3. Professional: Be the best you can at what you do and share your skills and knowledge as widely as possible. Do not be selfish – share credit and accept blame. When someone corrects you accept it with gratitude – no matter what the intent of criticism is, it can make you better at what you do – use it.

The three points above are the things that I learnt from my own mistakes and missteps and while following them can be hard, not following them will generate a much worse result in the long term, both for yourself and others.

These points are good to apply in any industry. In engineering where bad designs, poor decisions and errors can cost lives I see them as essential. If I catch an engineer in a lie, or trying to hide an unpleasant truth they are a financial and ethical liability and their value as an engineer is effectively zero.

These are the standards that I use to judge myself and the people in my industry.

These personal standards rely on freedom of speech for me and freedom of speech for everyone else, no matter how much I may want to avoid what they have to say.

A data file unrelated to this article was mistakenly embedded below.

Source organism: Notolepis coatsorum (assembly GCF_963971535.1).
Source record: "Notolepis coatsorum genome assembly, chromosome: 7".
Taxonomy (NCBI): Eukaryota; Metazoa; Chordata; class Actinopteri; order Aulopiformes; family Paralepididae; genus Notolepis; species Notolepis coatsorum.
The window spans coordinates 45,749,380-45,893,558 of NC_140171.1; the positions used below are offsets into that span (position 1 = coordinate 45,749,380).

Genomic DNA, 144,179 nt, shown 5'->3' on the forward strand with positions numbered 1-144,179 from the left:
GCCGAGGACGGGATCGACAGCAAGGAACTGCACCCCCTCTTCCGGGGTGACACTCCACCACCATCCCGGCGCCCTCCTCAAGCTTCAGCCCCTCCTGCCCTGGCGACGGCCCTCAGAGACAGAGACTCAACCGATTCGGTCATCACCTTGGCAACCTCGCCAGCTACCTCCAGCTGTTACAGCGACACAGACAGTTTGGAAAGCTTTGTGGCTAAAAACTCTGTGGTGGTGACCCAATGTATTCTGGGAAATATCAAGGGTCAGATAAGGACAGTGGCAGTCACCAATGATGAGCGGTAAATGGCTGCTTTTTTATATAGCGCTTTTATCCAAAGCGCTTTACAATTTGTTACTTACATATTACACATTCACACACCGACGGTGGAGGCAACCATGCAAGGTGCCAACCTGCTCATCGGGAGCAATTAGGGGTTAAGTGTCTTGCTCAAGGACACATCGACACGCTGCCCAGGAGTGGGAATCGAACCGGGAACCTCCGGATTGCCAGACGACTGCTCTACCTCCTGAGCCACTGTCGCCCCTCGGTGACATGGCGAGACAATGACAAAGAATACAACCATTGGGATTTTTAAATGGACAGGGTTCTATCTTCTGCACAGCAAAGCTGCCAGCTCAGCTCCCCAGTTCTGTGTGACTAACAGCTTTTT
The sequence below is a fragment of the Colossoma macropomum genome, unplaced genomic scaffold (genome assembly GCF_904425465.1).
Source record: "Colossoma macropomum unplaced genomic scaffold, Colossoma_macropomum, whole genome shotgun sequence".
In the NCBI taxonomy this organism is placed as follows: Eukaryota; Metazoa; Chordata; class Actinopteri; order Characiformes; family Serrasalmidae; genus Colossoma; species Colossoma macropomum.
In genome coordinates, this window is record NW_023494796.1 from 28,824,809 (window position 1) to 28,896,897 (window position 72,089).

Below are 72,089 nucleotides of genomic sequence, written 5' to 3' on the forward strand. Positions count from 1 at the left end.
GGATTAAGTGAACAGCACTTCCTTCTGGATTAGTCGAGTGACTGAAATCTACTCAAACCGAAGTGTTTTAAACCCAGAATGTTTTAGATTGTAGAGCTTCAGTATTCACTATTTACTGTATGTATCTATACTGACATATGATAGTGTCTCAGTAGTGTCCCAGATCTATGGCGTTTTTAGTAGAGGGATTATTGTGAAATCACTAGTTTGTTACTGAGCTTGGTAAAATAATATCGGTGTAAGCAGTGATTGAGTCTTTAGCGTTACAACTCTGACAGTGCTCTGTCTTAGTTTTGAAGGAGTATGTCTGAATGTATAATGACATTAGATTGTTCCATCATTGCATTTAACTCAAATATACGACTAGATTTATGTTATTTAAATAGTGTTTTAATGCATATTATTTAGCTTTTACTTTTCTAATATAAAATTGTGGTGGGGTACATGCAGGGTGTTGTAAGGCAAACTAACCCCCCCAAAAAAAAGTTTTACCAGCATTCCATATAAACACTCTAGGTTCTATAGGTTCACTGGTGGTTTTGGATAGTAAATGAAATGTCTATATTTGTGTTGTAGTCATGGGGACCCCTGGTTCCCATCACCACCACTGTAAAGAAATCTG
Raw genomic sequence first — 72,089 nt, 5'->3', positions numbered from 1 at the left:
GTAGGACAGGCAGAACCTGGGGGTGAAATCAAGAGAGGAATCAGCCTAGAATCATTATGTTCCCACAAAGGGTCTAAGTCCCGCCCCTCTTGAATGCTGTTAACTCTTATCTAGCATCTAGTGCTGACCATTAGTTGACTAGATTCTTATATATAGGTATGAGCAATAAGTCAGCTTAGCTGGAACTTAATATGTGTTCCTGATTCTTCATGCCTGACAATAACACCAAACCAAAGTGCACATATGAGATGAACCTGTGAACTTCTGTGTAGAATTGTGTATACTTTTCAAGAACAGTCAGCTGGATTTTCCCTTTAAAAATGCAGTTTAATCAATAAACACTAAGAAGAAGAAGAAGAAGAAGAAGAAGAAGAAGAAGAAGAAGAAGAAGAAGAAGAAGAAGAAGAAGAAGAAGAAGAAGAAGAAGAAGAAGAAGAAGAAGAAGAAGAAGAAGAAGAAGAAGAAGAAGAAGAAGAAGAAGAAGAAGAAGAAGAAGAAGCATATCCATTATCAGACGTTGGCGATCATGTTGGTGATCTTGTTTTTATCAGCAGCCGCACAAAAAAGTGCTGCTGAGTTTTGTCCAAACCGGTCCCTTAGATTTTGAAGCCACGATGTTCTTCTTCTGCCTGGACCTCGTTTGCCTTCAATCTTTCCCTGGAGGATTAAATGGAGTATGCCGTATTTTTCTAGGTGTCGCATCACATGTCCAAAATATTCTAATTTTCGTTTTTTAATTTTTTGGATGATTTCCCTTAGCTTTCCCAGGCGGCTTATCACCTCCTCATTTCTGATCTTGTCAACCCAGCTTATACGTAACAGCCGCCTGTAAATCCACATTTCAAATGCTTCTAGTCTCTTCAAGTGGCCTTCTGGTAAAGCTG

If we select to live in a culture that allows the suppression of ideas that we do not agree with, that are unpopular or even just wrong, where does that leave the free inquiry and unrestricted comment that are essential to the fields of engineering and science?

Organizations that cannot accept these standards of inquiry and criticism are dysfunctional. And if the application of these standards in society are not acceptable then society will become dysfunctional.

The way to reform a dysfunctional organization is the application of these standards, especially when they are the most difficult to apply.

The same is true of society, where the truth, or even just your opinion is least palatable, it is most important that it is spoken.

It is only through the exposure to contrary opinions that you learn to formulate the reason and logic behind your own positions. It is the only way that you find out that you are wrong. Free speech is what keeps us all from living in ignorance.